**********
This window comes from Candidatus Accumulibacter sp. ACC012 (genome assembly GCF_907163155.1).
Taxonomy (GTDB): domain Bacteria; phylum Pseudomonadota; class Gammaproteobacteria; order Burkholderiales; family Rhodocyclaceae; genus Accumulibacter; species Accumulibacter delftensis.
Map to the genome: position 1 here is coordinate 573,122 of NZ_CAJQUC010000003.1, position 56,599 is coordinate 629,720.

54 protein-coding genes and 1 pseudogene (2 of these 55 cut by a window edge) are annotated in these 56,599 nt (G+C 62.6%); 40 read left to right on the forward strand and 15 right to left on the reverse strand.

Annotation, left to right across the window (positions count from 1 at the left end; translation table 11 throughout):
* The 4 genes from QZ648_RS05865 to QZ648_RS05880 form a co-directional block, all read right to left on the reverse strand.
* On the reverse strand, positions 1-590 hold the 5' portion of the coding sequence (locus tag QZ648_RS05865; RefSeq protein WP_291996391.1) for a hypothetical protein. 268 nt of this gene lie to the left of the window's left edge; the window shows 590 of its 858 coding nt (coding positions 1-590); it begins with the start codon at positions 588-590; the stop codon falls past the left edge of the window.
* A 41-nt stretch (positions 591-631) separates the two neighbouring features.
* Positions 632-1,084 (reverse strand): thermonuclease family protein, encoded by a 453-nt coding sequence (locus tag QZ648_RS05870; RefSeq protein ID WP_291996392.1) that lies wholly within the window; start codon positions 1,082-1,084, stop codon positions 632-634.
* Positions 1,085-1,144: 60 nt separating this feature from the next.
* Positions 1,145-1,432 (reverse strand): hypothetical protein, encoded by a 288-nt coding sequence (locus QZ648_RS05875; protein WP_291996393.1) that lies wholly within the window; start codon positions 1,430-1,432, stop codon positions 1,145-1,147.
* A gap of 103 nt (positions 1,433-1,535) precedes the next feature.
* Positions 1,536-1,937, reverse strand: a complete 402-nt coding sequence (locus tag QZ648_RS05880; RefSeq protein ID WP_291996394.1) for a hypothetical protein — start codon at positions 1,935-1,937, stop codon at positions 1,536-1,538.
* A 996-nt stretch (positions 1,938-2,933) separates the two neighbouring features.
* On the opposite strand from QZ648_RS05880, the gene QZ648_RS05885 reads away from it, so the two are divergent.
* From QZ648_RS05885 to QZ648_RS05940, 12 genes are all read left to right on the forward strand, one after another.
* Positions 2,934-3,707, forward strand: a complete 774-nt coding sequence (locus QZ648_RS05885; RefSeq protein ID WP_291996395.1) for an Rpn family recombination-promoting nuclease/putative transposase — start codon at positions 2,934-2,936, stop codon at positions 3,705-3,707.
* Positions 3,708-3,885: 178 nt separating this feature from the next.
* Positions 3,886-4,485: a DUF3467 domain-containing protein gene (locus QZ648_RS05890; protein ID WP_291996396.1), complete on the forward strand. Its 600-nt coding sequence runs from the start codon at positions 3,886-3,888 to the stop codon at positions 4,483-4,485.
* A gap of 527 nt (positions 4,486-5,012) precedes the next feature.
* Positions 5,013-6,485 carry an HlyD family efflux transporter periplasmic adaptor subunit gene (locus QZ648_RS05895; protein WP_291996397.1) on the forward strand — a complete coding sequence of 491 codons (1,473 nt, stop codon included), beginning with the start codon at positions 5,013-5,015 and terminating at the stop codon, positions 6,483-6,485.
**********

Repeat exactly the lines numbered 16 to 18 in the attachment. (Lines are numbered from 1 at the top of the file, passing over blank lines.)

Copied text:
* From QZ648_RS05885 to QZ648_RS05940, 12 genes are all read left to right on the forward strand, one after another.
* Positions 2,934-3,707, forward strand: a complete 774-nt coding sequence (locus QZ648_RS05885; RefSeq protein ID WP_291996395.1) for an Rpn family recombination-promoting nuclease/putative transposase — start codon at positions 2,934-2,936, stop codon at positions 3,705-3,707.
* Positions 3,708-3,885: 178 nt separating this feature from the next.